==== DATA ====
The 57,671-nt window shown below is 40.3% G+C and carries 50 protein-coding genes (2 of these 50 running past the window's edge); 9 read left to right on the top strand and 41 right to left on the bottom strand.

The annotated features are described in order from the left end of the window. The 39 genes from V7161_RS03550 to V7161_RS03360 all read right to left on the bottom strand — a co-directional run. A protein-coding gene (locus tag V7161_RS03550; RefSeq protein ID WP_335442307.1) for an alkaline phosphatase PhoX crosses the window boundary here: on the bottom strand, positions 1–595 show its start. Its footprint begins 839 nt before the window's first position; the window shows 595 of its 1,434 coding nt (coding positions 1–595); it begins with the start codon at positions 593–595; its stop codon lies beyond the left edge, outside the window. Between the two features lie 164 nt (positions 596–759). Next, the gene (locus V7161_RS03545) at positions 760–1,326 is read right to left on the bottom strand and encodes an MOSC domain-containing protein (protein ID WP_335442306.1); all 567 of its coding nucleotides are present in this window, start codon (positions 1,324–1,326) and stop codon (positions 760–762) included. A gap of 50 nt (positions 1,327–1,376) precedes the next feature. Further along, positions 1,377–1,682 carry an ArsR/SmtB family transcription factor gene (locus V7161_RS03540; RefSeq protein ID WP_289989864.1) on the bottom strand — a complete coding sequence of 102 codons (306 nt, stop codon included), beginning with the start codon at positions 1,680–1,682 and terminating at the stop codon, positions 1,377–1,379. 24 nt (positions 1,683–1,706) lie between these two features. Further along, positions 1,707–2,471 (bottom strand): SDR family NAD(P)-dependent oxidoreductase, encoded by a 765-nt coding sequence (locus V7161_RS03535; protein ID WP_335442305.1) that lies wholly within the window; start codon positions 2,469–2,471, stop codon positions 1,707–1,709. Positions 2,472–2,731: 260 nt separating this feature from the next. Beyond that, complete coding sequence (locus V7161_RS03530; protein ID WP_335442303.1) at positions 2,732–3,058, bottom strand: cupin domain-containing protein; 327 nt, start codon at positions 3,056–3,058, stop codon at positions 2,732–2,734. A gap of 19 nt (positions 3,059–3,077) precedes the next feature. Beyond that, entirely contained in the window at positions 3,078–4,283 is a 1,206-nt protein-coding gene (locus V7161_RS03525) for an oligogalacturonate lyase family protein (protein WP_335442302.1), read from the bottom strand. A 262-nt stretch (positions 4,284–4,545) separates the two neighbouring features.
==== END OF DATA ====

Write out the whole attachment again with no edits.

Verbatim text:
The 57,671-nt window shown below is 40.3% G+C and carries 50 protein-coding genes (2 of these 50 running past the window's edge); 9 read left to right on the top strand and 41 right to left on the bottom strand.

The annotated features are described in order from the left end of the window. The 39 genes from V7161_RS03550 to V7161_RS03360 all read right to left on the bottom strand — a co-directional run. A protein-coding gene (locus tag V7161_RS03550; RefSeq protein ID WP_335442307.1) for an alkaline phosphatase PhoX crosses the window boundary here: on the bottom strand, positions 1–595 show its start. Its footprint begins 839 nt before the window's first position; the window shows 595 of its 1,434 coding nt (coding positions 1–595); it begins with the start codon at positions 593–595; its stop codon lies beyond the left edge, outside the window. Between the two features lie 164 nt (positions 596–759). Next, the gene (locus V7161_RS03545) at positions 760–1,326 is read right to left on the bottom strand and encodes an MOSC domain-containing protein (protein ID WP_335442306.1); all 567 of its coding nucleotides are present in this window, start codon (positions 1,324–1,326) and stop codon (positions 760–762) included. A gap of 50 nt (positions 1,327–1,376) precedes the next feature. Further along, positions 1,377–1,682 carry an ArsR/SmtB family transcription factor gene (locus V7161_RS03540; RefSeq protein ID WP_289989864.1) on the bottom strand — a complete coding sequence of 102 codons (306 nt, stop codon included), beginning with the start codon at positions 1,680–1,682 and terminating at the stop codon, positions 1,377–1,379. 24 nt (positions 1,683–1,706) lie between these two features. Further along, positions 1,707–2,471 (bottom strand): SDR family NAD(P)-dependent oxidoreductase, encoded by a 765-nt coding sequence (locus V7161_RS03535; protein ID WP_335442305.1) that lies wholly within the window; start codon positions 2,469–2,471, stop codon positions 1,707–1,709. Positions 2,472–2,731: 260 nt separating this feature from the next. Beyond that, complete coding sequence (locus V7161_RS03530; protein ID WP_335442303.1) at positions 2,732–3,058, bottom strand: cupin domain-containing protein; 327 nt, start codon at positions 3,056–3,058, stop codon at positions 2,732–2,734. A gap of 19 nt (positions 3,059–3,077) precedes the next feature. Beyond that, entirely contained in the window at positions 3,078–4,283 is a 1,206-nt protein-coding gene (locus V7161_RS03525) for an oligogalacturonate lyase family protein (protein WP_335442302.1), read from the bottom strand. A 262-nt stretch (positions 4,284–4,545) separates the two neighbouring features.